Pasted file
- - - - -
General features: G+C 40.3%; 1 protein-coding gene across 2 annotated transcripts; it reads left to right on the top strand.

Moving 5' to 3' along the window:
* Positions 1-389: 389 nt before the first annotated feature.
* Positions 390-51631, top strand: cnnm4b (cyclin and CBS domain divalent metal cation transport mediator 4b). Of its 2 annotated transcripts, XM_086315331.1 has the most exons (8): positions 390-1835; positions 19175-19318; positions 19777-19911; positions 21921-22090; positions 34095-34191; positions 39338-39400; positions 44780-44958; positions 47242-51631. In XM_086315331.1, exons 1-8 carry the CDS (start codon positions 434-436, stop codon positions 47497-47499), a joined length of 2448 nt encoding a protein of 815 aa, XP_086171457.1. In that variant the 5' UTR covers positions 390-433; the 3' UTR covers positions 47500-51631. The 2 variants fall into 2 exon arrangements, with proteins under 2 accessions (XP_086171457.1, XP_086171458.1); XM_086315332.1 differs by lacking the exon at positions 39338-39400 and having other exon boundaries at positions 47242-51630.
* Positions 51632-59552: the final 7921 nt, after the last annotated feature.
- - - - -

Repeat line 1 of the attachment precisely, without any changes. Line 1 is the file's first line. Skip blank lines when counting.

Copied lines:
General features: G+C 40.3%; 1 protein-coding gene across 2 annotated transcripts; it reads left to right on the top strand.